As a vet working in Hong Kong, the most common types of dogs that come through our doors these days are small breed dogs or as we call them ‘toy breed dogs’: Pomeranians, Miniature Poodles, Chihuahuas, Pugs etc.
These breeds are predisposed to knee (stifle) diseases, namely patella luxation.
The structure of the hind leg of a dog is very similar to humans, in that we both have a femur, a tibia, a fibula, and a patella in the knee joint.
The patella is a small bone that sits in front of the femur and slides up and down when we are walking.
Normally, the patella slides up and down along the deviation of the femur (as shown in upper right photo). When we have a dog (or cat, although less common) with patella luxation, we are referring to a condition where the patella is outside the normal position within the deviation of the femur.
In normal dogs and cats, the patella is contacting the femur on the surface where there are cartilage on both surfaces, and hence is a smooth sliding moment and it does not hurt. Also because cartilage has a relatively smooth surface, they don’t create resistant and wear and tear is minimal.
On the other hand, in animals with patella luxation, their patella is sliding outside of the area of the cartilage (white area in lower right photo), therefore creating more friction and hence more wear and tear to the point of contact.
Most animals do not feel pain or discomfort when they are young, however, due to the wear and tear, there will be degeneration changes on the femur and the patella and eventually osteoarthritis when they are older, this cause discomfort and pain.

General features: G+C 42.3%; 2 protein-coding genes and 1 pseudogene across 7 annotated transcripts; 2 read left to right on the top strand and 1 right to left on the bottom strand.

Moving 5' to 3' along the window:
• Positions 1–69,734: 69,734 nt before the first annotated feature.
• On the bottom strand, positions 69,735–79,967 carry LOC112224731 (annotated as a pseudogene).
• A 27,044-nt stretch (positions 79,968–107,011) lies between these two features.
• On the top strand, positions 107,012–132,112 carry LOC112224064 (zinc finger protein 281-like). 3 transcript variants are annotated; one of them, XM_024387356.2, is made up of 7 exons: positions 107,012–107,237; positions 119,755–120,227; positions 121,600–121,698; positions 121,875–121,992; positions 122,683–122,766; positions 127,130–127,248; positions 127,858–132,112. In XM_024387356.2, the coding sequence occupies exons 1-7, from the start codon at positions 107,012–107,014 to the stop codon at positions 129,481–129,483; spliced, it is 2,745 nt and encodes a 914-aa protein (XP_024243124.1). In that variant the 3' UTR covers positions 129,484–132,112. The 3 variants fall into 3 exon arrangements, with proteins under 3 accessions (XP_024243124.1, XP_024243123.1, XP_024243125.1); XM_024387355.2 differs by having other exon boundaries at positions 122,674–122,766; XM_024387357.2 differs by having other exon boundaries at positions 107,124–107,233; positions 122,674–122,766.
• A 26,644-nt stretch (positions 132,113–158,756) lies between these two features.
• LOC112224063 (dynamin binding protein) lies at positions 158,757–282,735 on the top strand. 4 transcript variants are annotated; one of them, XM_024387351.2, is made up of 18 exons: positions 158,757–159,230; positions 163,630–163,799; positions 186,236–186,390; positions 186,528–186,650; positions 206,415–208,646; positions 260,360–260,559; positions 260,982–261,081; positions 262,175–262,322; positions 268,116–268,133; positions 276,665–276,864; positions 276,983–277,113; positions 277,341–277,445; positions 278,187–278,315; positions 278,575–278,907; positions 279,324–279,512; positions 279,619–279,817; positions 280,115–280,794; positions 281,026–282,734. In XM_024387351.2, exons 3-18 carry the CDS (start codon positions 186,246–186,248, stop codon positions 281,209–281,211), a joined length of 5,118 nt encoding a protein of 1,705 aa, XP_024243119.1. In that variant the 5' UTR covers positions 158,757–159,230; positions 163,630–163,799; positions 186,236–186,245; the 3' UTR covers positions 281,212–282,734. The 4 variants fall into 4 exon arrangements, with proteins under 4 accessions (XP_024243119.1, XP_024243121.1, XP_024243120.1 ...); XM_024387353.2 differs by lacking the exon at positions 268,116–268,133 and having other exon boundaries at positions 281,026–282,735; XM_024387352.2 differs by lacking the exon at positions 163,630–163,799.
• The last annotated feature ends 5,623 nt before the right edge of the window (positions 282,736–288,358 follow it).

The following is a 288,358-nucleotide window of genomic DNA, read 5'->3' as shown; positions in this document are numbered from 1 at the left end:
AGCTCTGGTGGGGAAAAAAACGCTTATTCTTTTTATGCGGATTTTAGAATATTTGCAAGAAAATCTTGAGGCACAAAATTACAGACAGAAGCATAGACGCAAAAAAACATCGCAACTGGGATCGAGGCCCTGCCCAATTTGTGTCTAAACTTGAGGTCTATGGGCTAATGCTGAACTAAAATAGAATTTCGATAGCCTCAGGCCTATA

Since it is structural deformity, surgery is indicated for most cases. The aim of the surgery is to correct the position of the patella, so that it is back in the normal position. Although it is one of the most common orthopedic surgery done, like other surgeries, it carries some risk, mainly like many orthopedic surgeries, there is a period of confine exercise and recovery time is usually expected to be about 4 weeks. The other major concern with this surgery is that there is a 8-10% risk for recurrence.
Dogs and cats with patella luxation usually do very well after surgery and have a very happy active life. Most surgeons recommend surgery to be done early in life rather than later to prevent arthritis from forming. If you are unsure whether your dogs and cats have this condition or whether they are fit for surgery, you should consult your vet.
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